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The Statute of Basque Autonomy or Statute of Gernika, passed on 18 December 1979, is the basic institutional document that grants the Basque Country the capacity for self-government as a Self-Governing Community. This legal framework, recognised in the Spanish Constitution and which originated in the historical Basque Regional Code of Laws, endorses its political and financial autonomy, as well as certain legislative and executive powers.
The Statute confers freedom to act in essential aspects such as taxation and fiscal matters, healthcare, public safety, education and internal territorial organisation, which are some of the powers transferred between 1979 and 2011. However, there is still shared management with Central Government in certain areas, and other non transferred powers, such as Penitentiary Legislation, Labour Legislation, Ports and Airports, Defence and the Armed Forces, etc.
The powers held by the Basque Country are exercised through the Basque Parliament, the Basque Regional Government and the Lehendakaritza or Regional Presidency. The Parliament exercises legislative authority and controls the actions of the Government. Government, in turn, carries out executive and administrative functions, and reports to Parliament through the highest representative of Government and of the Self-Governing Community itself, the Lehendakari or Basque regional president.
To ensure correct self-government, the Self-Governing Community of the Basque Country has an Administrative Structure in place, in which different Autonomous Organisations and Public Entities participate, and which is organised into the following Departments:
–Public Administration and Justice: Its functions include organising and coordinating the Basque Public Administrations, working in collaboration with the Basque Institute of Public Administration – IVAP, legally defending the Statute of Autonomy and the Basque Government, as well as guaranteeing the exercising of rights granted to citizens.
–Economic Development and Competitiveness: Its main mission is to stimulate economic growth in the Basque Country. To do that, this department rolls out different strategic plans with a view to strengthening and internationalising the Basque business sector, and encouraging entrepreneurship and innovation in search of a competitive productive system. The Basque Energy Body – EVE and the Basque Business Development Agency – SPRI are two of the organisations that help with this task.
–Employment and Social Policies: This department is responsible for implementing labour legislation, and for developing employment policies and professional training,in collaboration withbodies such as the Lanbide-Basque Employment Service. It also holds authority in the areas of social economics, housing, social services, work/life balance, children, volunteer work, etc.
–Tax and Finance: Its actions focus on drawing up guidelines for the Basque Government’s general economic policy. It is also responsible for monitoring and analysing the economic and financial activity of the Basque Public Sector, Public Administrations and Public Business Sector as a whole. The Basque economic and fiscal system has an important peculiarity worth highlighting, known as the Economic Accord, which allows this region to apply its own fiscal policy that yields competitive advantages.
–Education, Linguistic Policy and Culture: This department is responsible for all stages of education and teaching and is in charge of achieving excellence at all levels, particularly in higher education (UNIBASQ)and professional training (TKNIKA). Its mission also entails promoting scientific research, furthering the Basque language, euskera (HABE, Etxepare Euskal Institutua), managing and protecting historic and artistic heritage and disseminating artistic, cultural, and sporting activities, among others.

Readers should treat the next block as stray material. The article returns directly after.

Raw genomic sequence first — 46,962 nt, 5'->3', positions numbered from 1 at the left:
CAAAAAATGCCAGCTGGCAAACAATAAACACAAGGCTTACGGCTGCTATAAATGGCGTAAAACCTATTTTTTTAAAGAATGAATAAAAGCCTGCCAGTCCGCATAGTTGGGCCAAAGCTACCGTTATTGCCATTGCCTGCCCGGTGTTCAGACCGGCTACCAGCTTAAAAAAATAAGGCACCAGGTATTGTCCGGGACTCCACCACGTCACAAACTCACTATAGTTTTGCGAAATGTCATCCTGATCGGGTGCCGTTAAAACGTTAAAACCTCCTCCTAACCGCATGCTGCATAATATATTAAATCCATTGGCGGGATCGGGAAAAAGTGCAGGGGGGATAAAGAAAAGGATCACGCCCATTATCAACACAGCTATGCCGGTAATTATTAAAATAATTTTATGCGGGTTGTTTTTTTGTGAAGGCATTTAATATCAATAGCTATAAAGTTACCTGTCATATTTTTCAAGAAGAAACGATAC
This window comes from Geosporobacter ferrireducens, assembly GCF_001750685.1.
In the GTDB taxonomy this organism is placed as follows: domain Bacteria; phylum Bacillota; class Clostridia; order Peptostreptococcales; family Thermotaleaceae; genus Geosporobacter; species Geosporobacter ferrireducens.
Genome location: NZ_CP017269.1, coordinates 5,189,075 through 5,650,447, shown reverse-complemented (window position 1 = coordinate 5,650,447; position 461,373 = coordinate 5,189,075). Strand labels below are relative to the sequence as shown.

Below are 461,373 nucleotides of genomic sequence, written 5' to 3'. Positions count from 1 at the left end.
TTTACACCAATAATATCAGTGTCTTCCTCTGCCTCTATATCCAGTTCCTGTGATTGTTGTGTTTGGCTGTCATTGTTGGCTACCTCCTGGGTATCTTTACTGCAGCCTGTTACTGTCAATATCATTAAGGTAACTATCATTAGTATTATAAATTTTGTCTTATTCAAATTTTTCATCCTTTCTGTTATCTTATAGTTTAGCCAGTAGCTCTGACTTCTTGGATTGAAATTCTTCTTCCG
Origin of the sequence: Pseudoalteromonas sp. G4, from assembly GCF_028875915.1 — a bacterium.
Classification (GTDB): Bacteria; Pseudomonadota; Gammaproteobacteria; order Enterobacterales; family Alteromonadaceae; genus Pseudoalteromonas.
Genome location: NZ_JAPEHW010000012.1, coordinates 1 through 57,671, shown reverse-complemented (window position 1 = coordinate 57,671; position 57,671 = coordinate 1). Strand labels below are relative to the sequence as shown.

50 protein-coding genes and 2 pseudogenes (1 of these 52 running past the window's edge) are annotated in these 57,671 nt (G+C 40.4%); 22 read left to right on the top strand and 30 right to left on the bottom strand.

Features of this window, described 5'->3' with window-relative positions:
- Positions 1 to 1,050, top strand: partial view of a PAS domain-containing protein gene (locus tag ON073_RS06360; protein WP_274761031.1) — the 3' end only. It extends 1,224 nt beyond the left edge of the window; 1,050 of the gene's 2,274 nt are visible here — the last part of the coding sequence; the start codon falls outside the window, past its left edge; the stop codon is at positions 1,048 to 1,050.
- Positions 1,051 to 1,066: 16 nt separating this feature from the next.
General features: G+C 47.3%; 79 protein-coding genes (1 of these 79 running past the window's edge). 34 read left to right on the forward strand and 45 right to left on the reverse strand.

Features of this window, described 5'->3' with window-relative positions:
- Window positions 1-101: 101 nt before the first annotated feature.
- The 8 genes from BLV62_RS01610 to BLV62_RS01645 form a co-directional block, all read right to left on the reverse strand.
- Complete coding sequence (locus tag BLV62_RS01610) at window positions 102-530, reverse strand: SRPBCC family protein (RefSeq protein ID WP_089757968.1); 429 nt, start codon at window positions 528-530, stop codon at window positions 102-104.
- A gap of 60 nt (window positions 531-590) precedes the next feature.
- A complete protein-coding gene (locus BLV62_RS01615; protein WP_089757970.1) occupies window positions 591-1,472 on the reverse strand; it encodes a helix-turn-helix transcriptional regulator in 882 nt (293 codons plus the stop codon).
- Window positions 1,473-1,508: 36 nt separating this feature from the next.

–Safety: Its main areas of action are the safety of people and property, coordinating local police forces, the Basque police – Ertzaintza-, civil protection and emergencies, traffic and road safety, as well as controlling gambling, events and recreational activities.
–Health: This department is responsible for establishing and applying the strategic guidelines for Social and Healthcare, the main aim being to “preserve the Basque Health System –Osakidetza– as a public, universal, and quality service” (Strategic Guidelines of the Health Department 2013-2016).
–Environment and Regional Policy: This department is in charge of organising territory, coastline and natural resources, the conservation of nature, land, sea, river and cable transportation, among other areas of action. The Environmental Management Public Company – IHOBE, the Basque Water Agency / Uraren Euskal Agentzia, Euskadiko Kirol Portua and the Basque Rail Network – Euskal Trenbide Sarea are a few of the organisations that areaffiliated to this department.
Another of the unique characteristics of the Basque Country, within the institutional and administrative organisation of the Self-Governing Community of the Basque Country, are the Diputaciones Forales or Provincial Councils (Diputación Foral de Álava, Diputación Foral de Bizkaia and Diputación Foral de Gipuzkoa).
A Diputación Foral is an executive body present in each of the three Historic Territories, which in turn report to the Juntas Generales, or General Assemblies, which are the legislative body. Each Diputación has a Legislative Assembly that votes on the budget and chooses the executive who will govern the Historic Territory, known as the Diputado General.
These institutions enjoy high levels of autonomy and a broad array of powers, including tax raising powers, urban planning, roads and public engineering works, the environment, cultural heritage, and social welfare.
The association between these institutions and the Basque Government turns this Community into a federal style organisation.